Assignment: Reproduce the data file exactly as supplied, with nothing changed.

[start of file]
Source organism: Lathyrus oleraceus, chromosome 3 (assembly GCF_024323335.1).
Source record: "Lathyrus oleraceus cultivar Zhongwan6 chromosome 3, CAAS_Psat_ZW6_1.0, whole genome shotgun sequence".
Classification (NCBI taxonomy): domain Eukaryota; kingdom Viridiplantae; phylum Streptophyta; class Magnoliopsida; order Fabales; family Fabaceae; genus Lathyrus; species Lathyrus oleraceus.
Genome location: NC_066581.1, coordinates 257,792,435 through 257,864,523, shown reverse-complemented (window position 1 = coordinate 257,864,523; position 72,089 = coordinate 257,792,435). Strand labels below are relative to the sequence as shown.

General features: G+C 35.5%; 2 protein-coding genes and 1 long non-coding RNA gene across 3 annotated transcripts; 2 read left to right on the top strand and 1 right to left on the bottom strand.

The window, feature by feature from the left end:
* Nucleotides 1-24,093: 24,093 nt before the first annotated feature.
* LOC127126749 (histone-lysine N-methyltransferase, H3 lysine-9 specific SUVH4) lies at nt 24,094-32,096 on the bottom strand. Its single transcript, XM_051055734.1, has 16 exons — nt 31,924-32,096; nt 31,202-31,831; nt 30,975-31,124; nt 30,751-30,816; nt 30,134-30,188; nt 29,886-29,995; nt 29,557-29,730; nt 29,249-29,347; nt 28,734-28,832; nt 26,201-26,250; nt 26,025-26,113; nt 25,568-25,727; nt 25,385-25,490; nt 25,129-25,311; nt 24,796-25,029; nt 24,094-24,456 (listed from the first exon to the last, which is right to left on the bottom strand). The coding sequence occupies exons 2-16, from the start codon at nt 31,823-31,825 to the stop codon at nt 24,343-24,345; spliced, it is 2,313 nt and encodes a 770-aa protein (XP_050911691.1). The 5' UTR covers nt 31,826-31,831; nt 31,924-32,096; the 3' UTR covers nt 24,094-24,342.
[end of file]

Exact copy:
Source organism: Lathyrus oleraceus, chromosome 3 (assembly GCF_024323335.1).
Source record: "Lathyrus oleraceus cultivar Zhongwan6 chromosome 3, CAAS_Psat_ZW6_1.0, whole genome shotgun sequence".
Classification (NCBI taxonomy): domain Eukaryota; kingdom Viridiplantae; phylum Streptophyta; class Magnoliopsida; order Fabales; family Fabaceae; genus Lathyrus; species Lathyrus oleraceus.
Genome location: NC_066581.1, coordinates 257,792,435 through 257,864,523, shown reverse-complemented (window position 1 = coordinate 257,864,523; position 72,089 = coordinate 257,792,435). Strand labels below are relative to the sequence as shown.

General features: G+C 35.5%; 2 protein-coding genes and 1 long non-coding RNA gene across 3 annotated transcripts; 2 read left to right on the top strand and 1 right to left on the bottom strand.

The window, feature by feature from the left end:
* Nucleotides 1-24,093: 24,093 nt before the first annotated feature.
* LOC127126749 (histone-lysine N-methyltransferase, H3 lysine-9 specific SUVH4) lies at nt 24,094-32,096 on the bottom strand. Its single transcript, XM_051055734.1, has 16 exons — nt 31,924-32,096; nt 31,202-31,831; nt 30,975-31,124; nt 30,751-30,816; nt 30,134-30,188; nt 29,886-29,995; nt 29,557-29,730; nt 29,249-29,347; nt 28,734-28,832; nt 26,201-26,250; nt 26,025-26,113; nt 25,568-25,727; nt 25,385-25,490; nt 25,129-25,311; nt 24,796-25,029; nt 24,094-24,456 (listed from the first exon to the last, which is right to left on the bottom strand). The coding sequence occupies exons 2-16, from the start codon at nt 31,823-31,825 to the stop codon at nt 24,343-24,345; spliced, it is 2,313 nt and encodes a 770-aa protein (XP_050911691.1). The 5' UTR covers nt 31,826-31,831; nt 31,924-32,096; the 3' UTR covers nt 24,094-24,342.